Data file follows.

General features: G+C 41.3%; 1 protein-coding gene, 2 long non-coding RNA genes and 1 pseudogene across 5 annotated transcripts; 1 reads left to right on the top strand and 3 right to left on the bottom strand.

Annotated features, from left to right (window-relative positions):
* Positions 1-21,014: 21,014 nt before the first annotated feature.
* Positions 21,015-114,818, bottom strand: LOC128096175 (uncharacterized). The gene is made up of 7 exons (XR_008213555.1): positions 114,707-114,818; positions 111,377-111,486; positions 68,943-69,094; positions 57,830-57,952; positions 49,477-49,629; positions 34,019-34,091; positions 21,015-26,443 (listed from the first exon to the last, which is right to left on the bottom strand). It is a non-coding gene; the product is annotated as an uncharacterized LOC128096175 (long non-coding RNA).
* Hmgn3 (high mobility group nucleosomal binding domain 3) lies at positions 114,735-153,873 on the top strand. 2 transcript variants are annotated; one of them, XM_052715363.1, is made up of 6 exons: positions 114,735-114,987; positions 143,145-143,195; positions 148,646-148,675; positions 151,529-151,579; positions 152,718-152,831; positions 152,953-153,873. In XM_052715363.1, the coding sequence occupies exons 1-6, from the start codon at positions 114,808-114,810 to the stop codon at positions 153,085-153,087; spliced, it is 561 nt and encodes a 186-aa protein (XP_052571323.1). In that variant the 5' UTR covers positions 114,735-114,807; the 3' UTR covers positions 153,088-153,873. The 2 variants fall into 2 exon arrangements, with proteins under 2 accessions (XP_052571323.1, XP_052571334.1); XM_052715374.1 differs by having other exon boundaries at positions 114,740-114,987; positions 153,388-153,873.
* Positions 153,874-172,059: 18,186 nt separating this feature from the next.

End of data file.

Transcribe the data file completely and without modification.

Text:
General features: G+C 41.3%; 1 protein-coding gene, 2 long non-coding RNA genes and 1 pseudogene across 5 annotated transcripts; 1 reads left to right on the top strand and 3 right to left on the bottom strand.

Annotated features, from left to right (window-relative positions):
* Positions 1-21,014: 21,014 nt before the first annotated feature.
* Positions 21,015-114,818, bottom strand: LOC128096175 (uncharacterized). The gene is made up of 7 exons (XR_008213555.1): positions 114,707-114,818; positions 111,377-111,486; positions 68,943-69,094; positions 57,830-57,952; positions 49,477-49,629; positions 34,019-34,091; positions 21,015-26,443 (listed from the first exon to the last, which is right to left on the bottom strand). It is a non-coding gene; the product is annotated as an uncharacterized LOC128096175 (long non-coding RNA).
* Hmgn3 (high mobility group nucleosomal binding domain 3) lies at positions 114,735-153,873 on the top strand. 2 transcript variants are annotated; one of them, XM_052715363.1, is made up of 6 exons: positions 114,735-114,987; positions 143,145-143,195; positions 148,646-148,675; positions 151,529-151,579; positions 152,718-152,831; positions 152,953-153,873. In XM_052715363.1, the coding sequence occupies exons 1-6, from the start codon at positions 114,808-114,810 to the stop codon at positions 153,085-153,087; spliced, it is 561 nt and encodes a 186-aa protein (XP_052571323.1). In that variant the 5' UTR covers positions 114,735-114,807; the 3' UTR covers positions 153,088-153,873. The 2 variants fall into 2 exon arrangements, with proteins under 2 accessions (XP_052571323.1, XP_052571334.1); XM_052715374.1 differs by having other exon boundaries at positions 114,740-114,987; positions 153,388-153,873.
* Positions 153,874-172,059: 18,186 nt separating this feature from the next.